What I'm reading 10/5-10/12


Anarchism Triumphant: Free Software and the Death of Copyright - Eben Moglen

  1. "It's an emergent property of connected human minds that they create things for one another's pleasure and to conquer their uneasy sense of being too alone."

  2. "It turns out that treating software as property makes bad software."

  3. "Aristocracy looks hard to beat, but that's how it looked in 1788 and 1913 too. It is, as Chou En-Lai said about the meaning of the French Revolution, too soon to tell."

  4. "In most programming languages, far more space is spent in telling people what the program does than in telling the computer how to do it."

  5. "'Expressivity' became a property of programming languages, not because it facilitated computation, but because it facilitated the collaborative creation and maintenance of increasingly complex software systems."

  6. "But the most significant difference between political thought inside the digirati and outside it is that in the network society, anarchism (or more properly, anti-possessive individualism) is a viable political philosophy."

Computer Applications: A Dynamic Medium for Creative Thought - Alan Kay

  1. "A large enough quantitative change introduces a qualitative change."

Queues Don't Fix Overload - Fred Hebert

  1. "You look at your stack traces, at your queue, at your DB slow queries, at the APIs you call. You spend weeks at a time optimizing every component, making sure it's always going to be good and solid. Things keeps crashing, but you hit the point where every time, it takes 2-3 days more."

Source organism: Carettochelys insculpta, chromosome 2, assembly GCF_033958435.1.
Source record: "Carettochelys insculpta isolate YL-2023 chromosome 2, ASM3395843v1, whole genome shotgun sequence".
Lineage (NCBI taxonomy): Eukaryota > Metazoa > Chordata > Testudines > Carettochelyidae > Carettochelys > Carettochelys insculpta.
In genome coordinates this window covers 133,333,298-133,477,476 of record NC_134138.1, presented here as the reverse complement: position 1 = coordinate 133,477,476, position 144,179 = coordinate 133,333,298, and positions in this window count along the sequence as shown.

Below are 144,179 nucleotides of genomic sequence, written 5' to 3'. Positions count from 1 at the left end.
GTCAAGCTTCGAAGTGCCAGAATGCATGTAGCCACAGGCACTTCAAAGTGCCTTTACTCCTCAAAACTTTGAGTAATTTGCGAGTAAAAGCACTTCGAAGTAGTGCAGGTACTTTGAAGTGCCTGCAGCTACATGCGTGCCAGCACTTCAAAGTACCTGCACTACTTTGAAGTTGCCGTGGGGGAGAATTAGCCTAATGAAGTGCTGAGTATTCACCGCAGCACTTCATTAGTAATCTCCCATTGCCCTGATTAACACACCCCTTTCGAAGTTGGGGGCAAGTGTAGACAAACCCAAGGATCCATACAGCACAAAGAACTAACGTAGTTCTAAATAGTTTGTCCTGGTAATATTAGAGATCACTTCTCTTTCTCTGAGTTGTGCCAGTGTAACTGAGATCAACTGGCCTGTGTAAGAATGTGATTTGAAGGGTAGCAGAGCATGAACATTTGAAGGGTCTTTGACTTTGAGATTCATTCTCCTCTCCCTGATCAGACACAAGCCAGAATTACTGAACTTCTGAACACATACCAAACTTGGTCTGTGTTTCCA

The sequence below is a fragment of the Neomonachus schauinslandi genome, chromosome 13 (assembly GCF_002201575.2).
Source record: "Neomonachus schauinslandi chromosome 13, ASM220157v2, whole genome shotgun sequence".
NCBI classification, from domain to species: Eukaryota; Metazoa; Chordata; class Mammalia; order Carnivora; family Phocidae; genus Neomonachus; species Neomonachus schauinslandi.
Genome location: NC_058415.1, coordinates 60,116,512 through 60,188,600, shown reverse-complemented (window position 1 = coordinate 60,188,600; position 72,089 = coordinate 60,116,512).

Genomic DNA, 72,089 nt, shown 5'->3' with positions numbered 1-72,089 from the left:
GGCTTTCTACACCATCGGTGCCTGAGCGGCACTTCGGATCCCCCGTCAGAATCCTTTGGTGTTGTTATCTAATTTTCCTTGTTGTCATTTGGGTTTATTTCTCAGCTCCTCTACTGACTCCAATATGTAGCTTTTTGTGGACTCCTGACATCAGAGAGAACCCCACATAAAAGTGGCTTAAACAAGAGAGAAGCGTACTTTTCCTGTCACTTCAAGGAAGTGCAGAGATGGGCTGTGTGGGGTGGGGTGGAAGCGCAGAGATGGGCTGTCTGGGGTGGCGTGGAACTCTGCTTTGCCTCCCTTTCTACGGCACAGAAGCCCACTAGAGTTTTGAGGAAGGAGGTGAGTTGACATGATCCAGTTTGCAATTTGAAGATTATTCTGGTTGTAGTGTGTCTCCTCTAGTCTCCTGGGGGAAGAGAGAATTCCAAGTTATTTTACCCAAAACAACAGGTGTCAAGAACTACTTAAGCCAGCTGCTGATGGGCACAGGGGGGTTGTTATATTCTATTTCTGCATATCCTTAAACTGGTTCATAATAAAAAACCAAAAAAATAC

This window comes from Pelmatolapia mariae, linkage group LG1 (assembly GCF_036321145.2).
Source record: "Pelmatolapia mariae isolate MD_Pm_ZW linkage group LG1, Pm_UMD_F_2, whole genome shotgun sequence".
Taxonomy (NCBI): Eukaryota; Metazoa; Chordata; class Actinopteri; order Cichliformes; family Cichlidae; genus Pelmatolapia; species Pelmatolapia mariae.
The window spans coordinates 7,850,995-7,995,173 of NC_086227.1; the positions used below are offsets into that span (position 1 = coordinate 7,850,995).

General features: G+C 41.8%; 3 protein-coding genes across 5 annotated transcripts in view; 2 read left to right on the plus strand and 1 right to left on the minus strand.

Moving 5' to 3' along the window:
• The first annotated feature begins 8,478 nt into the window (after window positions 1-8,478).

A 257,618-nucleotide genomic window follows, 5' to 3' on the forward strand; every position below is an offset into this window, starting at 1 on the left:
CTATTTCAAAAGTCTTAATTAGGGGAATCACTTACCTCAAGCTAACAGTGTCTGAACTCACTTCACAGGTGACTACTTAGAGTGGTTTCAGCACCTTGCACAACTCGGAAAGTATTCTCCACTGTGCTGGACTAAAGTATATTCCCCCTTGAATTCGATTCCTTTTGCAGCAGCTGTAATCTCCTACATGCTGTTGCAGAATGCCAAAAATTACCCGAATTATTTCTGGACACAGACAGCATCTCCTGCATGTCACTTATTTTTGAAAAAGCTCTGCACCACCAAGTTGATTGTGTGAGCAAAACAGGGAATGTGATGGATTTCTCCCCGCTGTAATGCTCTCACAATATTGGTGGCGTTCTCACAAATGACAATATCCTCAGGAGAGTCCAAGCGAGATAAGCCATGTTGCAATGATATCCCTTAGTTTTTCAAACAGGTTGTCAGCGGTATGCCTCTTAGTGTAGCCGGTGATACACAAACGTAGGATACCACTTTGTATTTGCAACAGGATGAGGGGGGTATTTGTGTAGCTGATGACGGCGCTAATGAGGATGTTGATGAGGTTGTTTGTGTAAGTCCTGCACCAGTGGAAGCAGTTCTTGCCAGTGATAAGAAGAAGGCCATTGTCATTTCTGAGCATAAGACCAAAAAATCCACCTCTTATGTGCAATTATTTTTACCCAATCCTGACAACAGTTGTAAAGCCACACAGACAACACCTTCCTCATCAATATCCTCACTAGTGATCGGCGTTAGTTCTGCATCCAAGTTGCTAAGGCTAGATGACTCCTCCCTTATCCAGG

The economics of software correctness - David R. MacIver

  1. "Bugs found by users are more expensive than bugs found before a user sees them. Bugs found by users may result in lost users, lost time and theft. These all hurt the bottom line."

The most wanted man in the world - James Bamford

  1. "'The question for us is not what new story will come out next. The question is, what are we going to do about it?'"

  2. "Another troubling discovery was a document from NSA director Keith Alexander that showed the NSA was spying on the pornography-viewing habits of political radicals. The memo suggested that the agency could use these 'personal vulnerabilities' to destroy the reputations of government critics who were not in fact accused of plotting terrorism."